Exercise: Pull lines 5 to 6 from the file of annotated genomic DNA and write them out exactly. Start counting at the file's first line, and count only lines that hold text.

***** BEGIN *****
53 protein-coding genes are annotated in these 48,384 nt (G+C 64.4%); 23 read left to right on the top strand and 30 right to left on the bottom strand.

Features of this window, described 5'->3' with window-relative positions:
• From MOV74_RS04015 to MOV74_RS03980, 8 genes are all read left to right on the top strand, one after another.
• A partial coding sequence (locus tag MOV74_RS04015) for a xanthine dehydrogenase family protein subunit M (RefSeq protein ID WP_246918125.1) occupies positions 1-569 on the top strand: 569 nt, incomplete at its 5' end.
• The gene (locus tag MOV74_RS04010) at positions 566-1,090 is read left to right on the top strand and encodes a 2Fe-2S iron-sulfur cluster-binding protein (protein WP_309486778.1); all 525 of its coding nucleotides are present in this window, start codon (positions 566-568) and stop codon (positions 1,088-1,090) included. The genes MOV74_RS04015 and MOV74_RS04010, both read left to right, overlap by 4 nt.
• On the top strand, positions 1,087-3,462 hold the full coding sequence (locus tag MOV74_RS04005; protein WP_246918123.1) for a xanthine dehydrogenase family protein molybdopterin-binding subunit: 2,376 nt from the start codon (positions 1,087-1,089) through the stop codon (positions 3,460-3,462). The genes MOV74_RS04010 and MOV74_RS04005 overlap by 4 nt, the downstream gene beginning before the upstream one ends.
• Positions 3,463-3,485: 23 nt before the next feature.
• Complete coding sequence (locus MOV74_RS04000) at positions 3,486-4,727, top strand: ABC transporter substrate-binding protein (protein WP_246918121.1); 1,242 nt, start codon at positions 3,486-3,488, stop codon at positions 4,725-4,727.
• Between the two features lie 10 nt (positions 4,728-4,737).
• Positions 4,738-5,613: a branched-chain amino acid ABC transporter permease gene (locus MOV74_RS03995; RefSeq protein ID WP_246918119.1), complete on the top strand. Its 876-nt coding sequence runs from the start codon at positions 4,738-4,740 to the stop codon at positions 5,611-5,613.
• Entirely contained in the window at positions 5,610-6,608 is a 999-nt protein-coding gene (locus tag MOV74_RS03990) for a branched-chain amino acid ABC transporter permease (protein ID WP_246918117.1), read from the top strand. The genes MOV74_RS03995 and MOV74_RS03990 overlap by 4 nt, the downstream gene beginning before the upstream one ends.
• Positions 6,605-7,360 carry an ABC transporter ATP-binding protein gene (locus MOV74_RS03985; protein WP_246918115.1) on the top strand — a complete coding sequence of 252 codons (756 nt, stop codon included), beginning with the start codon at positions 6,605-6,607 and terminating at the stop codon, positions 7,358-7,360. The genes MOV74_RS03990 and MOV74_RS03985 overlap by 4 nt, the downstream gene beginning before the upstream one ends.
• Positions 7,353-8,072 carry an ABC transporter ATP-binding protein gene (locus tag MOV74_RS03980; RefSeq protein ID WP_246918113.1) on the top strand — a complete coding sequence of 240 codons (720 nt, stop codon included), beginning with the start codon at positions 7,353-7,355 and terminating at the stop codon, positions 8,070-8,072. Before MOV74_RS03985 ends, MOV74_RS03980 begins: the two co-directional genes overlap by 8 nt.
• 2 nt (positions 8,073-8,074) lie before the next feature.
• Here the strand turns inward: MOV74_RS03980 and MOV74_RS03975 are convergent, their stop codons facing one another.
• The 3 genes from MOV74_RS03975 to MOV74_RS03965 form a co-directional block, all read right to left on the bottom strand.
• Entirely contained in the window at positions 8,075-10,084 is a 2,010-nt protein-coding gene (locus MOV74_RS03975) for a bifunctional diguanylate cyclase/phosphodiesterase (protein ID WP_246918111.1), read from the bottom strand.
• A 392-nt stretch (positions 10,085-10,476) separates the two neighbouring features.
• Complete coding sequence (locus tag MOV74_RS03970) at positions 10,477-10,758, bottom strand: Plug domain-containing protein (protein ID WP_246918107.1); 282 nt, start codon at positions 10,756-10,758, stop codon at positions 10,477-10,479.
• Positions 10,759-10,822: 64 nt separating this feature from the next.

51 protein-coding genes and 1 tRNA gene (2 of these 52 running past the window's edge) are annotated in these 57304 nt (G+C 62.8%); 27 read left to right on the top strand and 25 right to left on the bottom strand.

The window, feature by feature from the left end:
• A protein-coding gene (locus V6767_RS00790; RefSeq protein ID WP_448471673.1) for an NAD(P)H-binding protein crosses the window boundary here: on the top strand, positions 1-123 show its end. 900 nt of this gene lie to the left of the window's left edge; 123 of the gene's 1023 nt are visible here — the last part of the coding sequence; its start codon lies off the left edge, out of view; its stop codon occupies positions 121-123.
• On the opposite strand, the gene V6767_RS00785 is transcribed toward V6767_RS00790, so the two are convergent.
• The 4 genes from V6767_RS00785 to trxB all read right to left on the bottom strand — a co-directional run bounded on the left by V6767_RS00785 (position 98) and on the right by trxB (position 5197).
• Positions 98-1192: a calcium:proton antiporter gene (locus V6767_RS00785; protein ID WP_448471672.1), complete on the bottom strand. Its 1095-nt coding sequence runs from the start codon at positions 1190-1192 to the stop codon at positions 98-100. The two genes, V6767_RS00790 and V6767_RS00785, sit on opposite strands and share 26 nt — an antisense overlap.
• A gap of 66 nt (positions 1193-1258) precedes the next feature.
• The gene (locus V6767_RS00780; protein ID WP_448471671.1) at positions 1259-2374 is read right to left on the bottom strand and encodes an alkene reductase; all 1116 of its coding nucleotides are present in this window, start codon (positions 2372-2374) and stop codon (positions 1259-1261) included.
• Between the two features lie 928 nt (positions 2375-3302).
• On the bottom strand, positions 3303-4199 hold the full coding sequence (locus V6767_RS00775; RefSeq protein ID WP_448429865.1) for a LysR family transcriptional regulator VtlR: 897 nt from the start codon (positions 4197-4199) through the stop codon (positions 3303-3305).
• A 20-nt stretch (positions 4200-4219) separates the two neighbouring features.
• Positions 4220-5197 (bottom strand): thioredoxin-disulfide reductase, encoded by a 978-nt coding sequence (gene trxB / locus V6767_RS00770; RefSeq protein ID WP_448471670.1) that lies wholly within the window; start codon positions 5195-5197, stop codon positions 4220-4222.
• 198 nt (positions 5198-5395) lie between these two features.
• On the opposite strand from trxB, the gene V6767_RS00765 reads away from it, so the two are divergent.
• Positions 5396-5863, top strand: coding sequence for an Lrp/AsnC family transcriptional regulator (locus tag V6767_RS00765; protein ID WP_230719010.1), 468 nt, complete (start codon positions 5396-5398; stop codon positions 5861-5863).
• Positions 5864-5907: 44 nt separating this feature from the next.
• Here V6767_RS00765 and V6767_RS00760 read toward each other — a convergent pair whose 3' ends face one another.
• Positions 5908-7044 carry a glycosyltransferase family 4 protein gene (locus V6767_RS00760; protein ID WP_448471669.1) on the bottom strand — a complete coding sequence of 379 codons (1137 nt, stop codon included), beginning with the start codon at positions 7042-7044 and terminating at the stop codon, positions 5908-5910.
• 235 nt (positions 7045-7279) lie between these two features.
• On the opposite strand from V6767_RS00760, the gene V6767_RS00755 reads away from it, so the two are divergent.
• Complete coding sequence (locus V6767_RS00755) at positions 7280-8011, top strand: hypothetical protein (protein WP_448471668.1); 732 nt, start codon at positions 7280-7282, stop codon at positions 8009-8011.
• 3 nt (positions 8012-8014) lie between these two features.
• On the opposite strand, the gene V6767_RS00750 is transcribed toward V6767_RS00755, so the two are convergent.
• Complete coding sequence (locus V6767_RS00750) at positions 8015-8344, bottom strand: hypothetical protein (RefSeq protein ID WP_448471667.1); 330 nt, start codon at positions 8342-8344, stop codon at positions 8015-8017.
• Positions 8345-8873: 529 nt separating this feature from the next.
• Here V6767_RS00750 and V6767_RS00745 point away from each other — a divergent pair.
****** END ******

• The gene (locus tag MOV74_RS04010) at positions 566-1,090 is read left to right on the top strand and encodes a 2Fe-2S iron-sulfur cluster-binding protein (protein WP_309486778.1); all 525 of its coding nucleotides are present in this window, start codon (positions 566-568) and stop codon (positions 1,088-1,090) included. The genes MOV74_RS04015 and MOV74_RS04010, both read left to right, overlap by 4 nt.
• On the top strand, positions 1,087-3,462 hold the full coding sequence (locus tag MOV74_RS04005; protein WP_246918123.1) for a xanthine dehydrogenase family protein molybdopterin-binding subunit: 2,376 nt from the start codon (positions 1,087-1,089) through the stop codon (positions 3,460-3,462). The genes MOV74_RS04010 and MOV74_RS04005 overlap by 4 nt, the downstream gene beginning before the upstream one ends.